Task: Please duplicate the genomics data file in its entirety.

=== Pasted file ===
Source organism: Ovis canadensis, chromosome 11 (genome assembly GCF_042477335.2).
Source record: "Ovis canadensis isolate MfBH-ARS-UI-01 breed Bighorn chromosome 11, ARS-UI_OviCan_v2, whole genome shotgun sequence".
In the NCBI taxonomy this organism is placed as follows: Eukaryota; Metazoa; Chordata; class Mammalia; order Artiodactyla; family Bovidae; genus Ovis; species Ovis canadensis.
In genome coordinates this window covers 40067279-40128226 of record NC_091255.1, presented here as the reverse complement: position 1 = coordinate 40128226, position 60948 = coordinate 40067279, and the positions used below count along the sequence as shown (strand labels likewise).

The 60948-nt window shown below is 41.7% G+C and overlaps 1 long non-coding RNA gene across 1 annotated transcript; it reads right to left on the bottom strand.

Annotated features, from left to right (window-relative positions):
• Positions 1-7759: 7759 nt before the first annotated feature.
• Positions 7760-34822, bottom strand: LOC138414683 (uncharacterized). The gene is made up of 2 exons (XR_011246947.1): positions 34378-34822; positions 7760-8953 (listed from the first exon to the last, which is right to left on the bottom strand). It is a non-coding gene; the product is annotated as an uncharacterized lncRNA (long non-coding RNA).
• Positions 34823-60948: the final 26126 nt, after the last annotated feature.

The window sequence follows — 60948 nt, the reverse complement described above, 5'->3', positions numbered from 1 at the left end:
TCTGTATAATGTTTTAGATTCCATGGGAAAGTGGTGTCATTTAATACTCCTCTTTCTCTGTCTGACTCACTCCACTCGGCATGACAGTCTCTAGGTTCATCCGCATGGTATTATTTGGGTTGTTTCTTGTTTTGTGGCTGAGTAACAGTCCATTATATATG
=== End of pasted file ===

Source organism: Ovis canadensis, chromosome 11 (genome assembly GCF_042477335.2).
Source record: "Ovis canadensis isolate MfBH-ARS-UI-01 breed Bighorn chromosome 11, ARS-UI_OviCan_v2, whole genome shotgun sequence".
In the NCBI taxonomy this organism is placed as follows: Eukaryota; Metazoa; Chordata; class Mammalia; order Artiodactyla; family Bovidae; genus Ovis; species Ovis canadensis.
In genome coordinates this window covers 40067279-40128226 of record NC_091255.1, presented here as the reverse complement: position 1 = coordinate 40128226, position 60948 = coordinate 40067279, and the positions used below count along the sequence as shown (strand labels likewise).

The 60948-nt window shown below is 41.7% G+C and overlaps 1 long non-coding RNA gene across 1 annotated transcript; it reads right to left on the bottom strand.

Annotated features, from left to right (window-relative positions):
• Positions 1-7759: 7759 nt before the first annotated feature.
• Positions 7760-34822, bottom strand: LOC138414683 (uncharacterized). The gene is made up of 2 exons (XR_011246947.1): positions 34378-34822; positions 7760-8953 (listed from the first exon to the last, which is right to left on the bottom strand). It is a non-coding gene; the product is annotated as an uncharacterized lncRNA (long non-coding RNA).
• Positions 34823-60948: the final 26126 nt, after the last annotated feature.

The window sequence follows — 60948 nt, the reverse complement described above, 5'->3', positions numbered from 1 at the left end:
TCTGTATAATGTTTTAGATTCCATGGGAAAGTGGTGTCATTTAATACTCCTCTTTCTCTGTCTGACTCACTCCACTCGGCATGACAGTCTCTAGGTTCATCCGCATGGTATTATTTGGGTTGTTTCTTGTTTTGTGGCTGAGTAACAGTCCATTATATATG